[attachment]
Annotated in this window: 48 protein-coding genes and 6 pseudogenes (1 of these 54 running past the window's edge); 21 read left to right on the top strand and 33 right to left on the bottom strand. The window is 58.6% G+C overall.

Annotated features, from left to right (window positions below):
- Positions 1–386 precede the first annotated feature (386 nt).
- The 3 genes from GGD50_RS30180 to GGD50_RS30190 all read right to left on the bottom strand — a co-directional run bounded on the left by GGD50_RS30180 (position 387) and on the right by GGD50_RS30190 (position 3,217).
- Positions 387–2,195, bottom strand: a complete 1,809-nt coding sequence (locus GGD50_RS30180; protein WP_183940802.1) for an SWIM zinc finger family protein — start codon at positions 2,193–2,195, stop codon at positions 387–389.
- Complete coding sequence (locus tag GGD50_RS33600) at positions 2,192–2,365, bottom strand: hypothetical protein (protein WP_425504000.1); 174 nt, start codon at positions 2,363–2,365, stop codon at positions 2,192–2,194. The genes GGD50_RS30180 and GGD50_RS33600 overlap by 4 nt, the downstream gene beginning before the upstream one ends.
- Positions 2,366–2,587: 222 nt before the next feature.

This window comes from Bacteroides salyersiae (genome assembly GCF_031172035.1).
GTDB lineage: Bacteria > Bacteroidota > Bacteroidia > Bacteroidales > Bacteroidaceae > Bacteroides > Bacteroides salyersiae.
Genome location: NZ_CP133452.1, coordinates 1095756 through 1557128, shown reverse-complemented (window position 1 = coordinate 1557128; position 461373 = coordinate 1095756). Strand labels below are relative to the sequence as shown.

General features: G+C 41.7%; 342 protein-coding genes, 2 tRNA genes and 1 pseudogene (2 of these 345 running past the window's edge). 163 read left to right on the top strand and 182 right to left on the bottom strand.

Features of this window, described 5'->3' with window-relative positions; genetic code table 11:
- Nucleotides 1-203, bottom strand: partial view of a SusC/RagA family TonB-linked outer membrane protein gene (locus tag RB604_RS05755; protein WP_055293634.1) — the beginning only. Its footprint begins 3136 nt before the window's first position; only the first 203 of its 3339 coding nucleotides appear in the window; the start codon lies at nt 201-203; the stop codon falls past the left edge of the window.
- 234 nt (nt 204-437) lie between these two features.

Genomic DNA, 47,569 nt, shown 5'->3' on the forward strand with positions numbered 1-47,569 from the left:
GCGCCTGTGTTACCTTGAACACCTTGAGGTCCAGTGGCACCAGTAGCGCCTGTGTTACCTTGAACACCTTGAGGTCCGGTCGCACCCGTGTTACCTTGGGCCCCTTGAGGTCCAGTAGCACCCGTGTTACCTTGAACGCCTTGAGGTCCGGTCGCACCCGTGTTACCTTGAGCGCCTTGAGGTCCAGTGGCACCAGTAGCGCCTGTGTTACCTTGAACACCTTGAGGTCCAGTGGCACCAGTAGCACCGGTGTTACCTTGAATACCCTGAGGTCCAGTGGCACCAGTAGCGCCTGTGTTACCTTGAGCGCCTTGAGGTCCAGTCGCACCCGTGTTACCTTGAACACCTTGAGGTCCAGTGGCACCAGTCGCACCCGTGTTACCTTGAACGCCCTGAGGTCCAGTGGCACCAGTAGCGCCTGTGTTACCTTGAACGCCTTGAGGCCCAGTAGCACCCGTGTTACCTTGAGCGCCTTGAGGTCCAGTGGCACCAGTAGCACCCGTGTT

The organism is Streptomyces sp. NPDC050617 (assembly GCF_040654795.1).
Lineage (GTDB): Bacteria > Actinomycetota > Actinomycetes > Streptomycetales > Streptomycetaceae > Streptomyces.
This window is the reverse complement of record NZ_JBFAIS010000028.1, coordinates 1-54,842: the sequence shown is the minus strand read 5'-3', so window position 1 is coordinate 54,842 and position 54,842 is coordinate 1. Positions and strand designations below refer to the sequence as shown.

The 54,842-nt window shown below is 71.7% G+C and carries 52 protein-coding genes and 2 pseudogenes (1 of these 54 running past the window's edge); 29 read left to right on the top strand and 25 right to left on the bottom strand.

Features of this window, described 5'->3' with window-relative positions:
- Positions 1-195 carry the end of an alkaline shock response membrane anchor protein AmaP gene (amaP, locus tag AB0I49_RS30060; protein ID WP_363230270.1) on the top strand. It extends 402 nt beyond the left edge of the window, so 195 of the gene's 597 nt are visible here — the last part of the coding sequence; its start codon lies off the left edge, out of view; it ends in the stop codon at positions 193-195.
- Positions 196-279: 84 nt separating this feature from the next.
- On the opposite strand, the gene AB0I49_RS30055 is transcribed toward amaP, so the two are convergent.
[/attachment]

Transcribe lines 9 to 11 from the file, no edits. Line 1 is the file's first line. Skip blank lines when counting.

GTDB lineage: Bacteria > Bacteroidota > Bacteroidia > Bacteroidales > Bacteroidaceae > Bacteroides > Bacteroides salyersiae.
Genome location: NZ_CP133452.1, coordinates 1095756 through 1557128, shown reverse-complemented (window position 1 = coordinate 1557128; position 461373 = coordinate 1095756). Strand labels below are relative to the sequence as shown.

General features: G+C 41.7%; 342 protein-coding genes, 2 tRNA genes and 1 pseudogene (2 of these 345 running past the window's edge). 163 read left to right on the top strand and 182 right to left on the bottom strand.